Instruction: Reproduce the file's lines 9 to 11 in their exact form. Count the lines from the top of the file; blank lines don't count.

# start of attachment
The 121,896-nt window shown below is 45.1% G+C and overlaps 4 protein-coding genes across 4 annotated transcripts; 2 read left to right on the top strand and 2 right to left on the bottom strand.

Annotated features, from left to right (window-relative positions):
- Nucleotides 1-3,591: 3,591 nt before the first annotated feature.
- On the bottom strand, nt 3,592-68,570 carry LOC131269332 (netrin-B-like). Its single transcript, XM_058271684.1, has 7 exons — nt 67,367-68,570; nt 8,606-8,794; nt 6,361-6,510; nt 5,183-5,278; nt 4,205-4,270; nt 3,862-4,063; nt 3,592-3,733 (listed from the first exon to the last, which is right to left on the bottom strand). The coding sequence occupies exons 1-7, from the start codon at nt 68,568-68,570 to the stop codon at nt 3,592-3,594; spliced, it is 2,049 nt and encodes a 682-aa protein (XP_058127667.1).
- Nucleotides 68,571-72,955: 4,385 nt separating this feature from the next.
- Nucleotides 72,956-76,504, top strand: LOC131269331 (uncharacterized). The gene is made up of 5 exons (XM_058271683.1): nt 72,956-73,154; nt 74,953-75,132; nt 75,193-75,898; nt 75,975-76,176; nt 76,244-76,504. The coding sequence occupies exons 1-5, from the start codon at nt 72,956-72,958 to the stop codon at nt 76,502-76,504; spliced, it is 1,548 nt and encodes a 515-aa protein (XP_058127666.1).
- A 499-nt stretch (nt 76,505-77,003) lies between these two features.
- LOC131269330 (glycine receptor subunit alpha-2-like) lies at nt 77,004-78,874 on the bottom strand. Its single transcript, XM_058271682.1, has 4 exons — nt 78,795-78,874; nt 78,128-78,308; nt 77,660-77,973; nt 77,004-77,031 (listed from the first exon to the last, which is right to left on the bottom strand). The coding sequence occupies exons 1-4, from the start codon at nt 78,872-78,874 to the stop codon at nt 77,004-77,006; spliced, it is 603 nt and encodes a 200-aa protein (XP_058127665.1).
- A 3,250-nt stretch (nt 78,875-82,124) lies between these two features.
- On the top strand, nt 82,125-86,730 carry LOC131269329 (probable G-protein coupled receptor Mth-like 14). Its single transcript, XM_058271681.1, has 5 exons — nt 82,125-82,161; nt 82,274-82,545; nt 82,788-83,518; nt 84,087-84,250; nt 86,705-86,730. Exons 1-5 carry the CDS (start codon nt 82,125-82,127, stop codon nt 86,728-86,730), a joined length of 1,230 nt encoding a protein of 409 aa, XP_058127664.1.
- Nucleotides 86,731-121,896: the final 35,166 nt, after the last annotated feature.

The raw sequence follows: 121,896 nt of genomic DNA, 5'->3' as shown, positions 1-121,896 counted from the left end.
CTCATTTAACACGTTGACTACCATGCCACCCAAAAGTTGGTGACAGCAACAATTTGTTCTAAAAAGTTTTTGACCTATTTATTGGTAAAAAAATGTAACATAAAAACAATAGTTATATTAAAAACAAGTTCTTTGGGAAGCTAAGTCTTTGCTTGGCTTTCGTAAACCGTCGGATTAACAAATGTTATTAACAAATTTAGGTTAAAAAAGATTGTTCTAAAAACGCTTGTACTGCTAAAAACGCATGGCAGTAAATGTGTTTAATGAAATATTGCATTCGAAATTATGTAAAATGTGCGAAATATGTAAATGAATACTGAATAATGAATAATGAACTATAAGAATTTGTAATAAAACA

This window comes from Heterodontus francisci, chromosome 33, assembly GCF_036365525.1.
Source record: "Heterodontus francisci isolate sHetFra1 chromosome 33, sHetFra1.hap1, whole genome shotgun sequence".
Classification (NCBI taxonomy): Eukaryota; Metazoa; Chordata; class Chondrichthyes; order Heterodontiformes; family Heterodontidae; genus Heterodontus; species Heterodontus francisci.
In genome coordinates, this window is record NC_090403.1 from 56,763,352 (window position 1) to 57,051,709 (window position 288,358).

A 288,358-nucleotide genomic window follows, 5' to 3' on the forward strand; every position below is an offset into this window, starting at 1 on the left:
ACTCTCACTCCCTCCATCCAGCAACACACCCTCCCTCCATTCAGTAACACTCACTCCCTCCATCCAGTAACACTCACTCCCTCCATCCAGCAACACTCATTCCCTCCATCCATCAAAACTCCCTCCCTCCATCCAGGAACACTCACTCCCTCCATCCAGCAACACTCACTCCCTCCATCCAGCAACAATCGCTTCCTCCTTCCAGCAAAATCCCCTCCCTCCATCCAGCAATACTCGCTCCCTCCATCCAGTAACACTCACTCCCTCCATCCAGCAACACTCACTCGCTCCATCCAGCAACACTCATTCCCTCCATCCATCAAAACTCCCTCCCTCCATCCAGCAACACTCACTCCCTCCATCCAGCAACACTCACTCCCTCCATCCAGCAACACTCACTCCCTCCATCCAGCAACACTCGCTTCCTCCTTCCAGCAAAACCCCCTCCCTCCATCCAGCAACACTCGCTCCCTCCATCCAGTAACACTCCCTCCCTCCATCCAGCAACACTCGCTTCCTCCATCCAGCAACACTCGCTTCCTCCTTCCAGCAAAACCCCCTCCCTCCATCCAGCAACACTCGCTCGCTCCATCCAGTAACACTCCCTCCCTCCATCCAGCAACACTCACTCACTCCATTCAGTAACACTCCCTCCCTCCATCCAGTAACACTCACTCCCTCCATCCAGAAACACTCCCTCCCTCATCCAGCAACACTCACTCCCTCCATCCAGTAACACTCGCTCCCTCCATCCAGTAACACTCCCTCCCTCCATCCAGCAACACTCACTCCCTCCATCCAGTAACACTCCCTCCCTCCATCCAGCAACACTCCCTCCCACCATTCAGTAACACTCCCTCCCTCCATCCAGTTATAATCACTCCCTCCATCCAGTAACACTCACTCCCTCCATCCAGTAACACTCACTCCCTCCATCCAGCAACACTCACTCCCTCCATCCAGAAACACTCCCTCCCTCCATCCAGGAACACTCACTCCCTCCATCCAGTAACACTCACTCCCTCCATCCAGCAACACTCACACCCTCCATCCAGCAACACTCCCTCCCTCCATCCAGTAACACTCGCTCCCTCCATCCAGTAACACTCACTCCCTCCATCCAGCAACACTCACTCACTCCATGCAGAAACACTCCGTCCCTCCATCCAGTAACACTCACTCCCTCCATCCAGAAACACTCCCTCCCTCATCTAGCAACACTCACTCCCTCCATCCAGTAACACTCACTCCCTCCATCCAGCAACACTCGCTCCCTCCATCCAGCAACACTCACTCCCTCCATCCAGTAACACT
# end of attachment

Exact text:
- A 3,250-nt stretch (nt 78,875-82,124) lies between these two features.
- On the top strand, nt 82,125-86,730 carry LOC131269329 (probable G-protein coupled receptor Mth-like 14). Its single transcript, XM_058271681.1, has 5 exons — nt 82,125-82,161; nt 82,274-82,545; nt 82,788-83,518; nt 84,087-84,250; nt 86,705-86,730. Exons 1-5 carry the CDS (start codon nt 82,125-82,127, stop codon nt 86,728-86,730), a joined length of 1,230 nt encoding a protein of 409 aa, XP_058127664.1.
- Nucleotides 86,731-121,896: the final 35,166 nt, after the last annotated feature.